Disaster risk reduction messages help communities stay safe in Vanuatu

Vanuatu has experienced an increase in natural disasters over recent years. With the trend set to continue, those living in vulnerable areas will face many challenges that will stretch both human and material resources.

However, the severity of the impact can be mitigated with the right planning and preparation by organisations, governments, churches and communities.

World Vision Vanuatu continues to expand its focus by including community-based disaster risk reduction measures in various projects with the aim of ensuring communities are safer in the event of a natural disaster.

Nini Tamasiu, formerly Word Vision Vanuatu’s Cyclone Pam Response Manager for Tanna, said World Vision has been working to assist staff and communities to be resilient to disasters by setting up community disaster committees to manage the community’s disaster planning efforts before, during and after natural disasters.

“During the recent category 5 Cyclone Donna, community disaster committees tracked the cyclone, informed people of the location of evacuation centres and set up a task force to provide assistance to children, people with disabilities and widows”, Nini shared.

Nini Tamasiu (centre) and the World Vision team discuss the importance of humanitarian accountability during the Cyclone Pam response 


Jenny Kalpukai, a 38-year-old mother of three, lives a 15-minute drive from Vanuatu’s capital Port Vila in an area vulnerable to natural disasters.  She said people in her area now respond positively to disaster risk reduction messages.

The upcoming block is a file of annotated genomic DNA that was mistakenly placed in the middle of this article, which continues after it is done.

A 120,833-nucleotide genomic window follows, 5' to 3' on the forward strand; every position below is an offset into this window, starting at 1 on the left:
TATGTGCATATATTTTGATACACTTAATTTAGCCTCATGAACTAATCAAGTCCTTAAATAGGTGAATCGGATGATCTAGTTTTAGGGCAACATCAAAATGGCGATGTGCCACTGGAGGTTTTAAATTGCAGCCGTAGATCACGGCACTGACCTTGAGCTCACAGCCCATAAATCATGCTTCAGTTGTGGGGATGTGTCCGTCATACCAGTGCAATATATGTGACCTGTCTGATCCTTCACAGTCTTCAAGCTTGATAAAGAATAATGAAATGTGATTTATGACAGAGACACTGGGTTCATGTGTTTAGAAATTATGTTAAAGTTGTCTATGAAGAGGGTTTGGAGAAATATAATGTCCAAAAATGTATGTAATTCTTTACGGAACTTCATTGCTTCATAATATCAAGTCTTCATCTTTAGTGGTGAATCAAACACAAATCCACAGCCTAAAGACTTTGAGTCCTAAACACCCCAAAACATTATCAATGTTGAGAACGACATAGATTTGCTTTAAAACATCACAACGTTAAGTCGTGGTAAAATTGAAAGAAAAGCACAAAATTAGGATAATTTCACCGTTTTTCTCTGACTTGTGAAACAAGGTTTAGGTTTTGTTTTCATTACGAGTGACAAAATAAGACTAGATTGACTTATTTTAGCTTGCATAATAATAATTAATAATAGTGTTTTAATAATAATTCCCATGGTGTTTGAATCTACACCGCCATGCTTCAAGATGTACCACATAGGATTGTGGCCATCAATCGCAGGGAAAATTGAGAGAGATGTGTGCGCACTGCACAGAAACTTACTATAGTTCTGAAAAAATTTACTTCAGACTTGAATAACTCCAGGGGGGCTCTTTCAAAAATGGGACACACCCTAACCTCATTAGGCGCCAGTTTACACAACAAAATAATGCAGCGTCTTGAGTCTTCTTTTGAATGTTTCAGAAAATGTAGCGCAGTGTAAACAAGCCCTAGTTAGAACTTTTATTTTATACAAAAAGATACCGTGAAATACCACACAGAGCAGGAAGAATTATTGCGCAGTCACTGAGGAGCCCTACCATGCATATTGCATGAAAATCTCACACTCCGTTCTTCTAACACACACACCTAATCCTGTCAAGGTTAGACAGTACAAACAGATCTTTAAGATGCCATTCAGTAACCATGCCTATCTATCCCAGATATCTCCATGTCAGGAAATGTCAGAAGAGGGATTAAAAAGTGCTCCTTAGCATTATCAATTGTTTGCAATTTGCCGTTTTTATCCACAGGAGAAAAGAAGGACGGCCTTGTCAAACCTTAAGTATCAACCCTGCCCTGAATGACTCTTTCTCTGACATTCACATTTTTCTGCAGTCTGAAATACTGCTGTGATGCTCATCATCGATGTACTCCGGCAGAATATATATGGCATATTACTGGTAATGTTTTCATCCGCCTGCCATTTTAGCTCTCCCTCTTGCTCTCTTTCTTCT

After Cyclone Pam people learnt valuable lessons and now work more closely with World Vision and the National Disaster Management Office (NDMO) before, during and after disasters.

“As Cyclone Donna was approaching, we were not waiting for the NDMO to tell us what to do; we gathered our important documents and some food and moved to evacuation centres. Previously the World Vision water, sanitation and hygiene team came to connect our water here and deliver DRR messages so we would know what to do during a cyclone”, she said.

Mrs Kalpukai said her community will continue to work with World Vision to disseminate disaster risk reduction messages to the whole community


Her community remains particularly vulnerable as it is situated near a stream.

World Vision Water, Sanitation and Hygiene Project Manager, Johnnah Nahwoh, said he was so grateful to see that Mrs Kalpukai’s community had actioned the disaster risk reduction advice they had received.

Most children, women and men went to evacuation centres as Cyclone Donna was approaching and after the cyclone threat had passed, they returned to their homes and boiled water before drinking.

World Vision will continue to implement disaster risk reduction measures to help keep communities safe during natural disasters.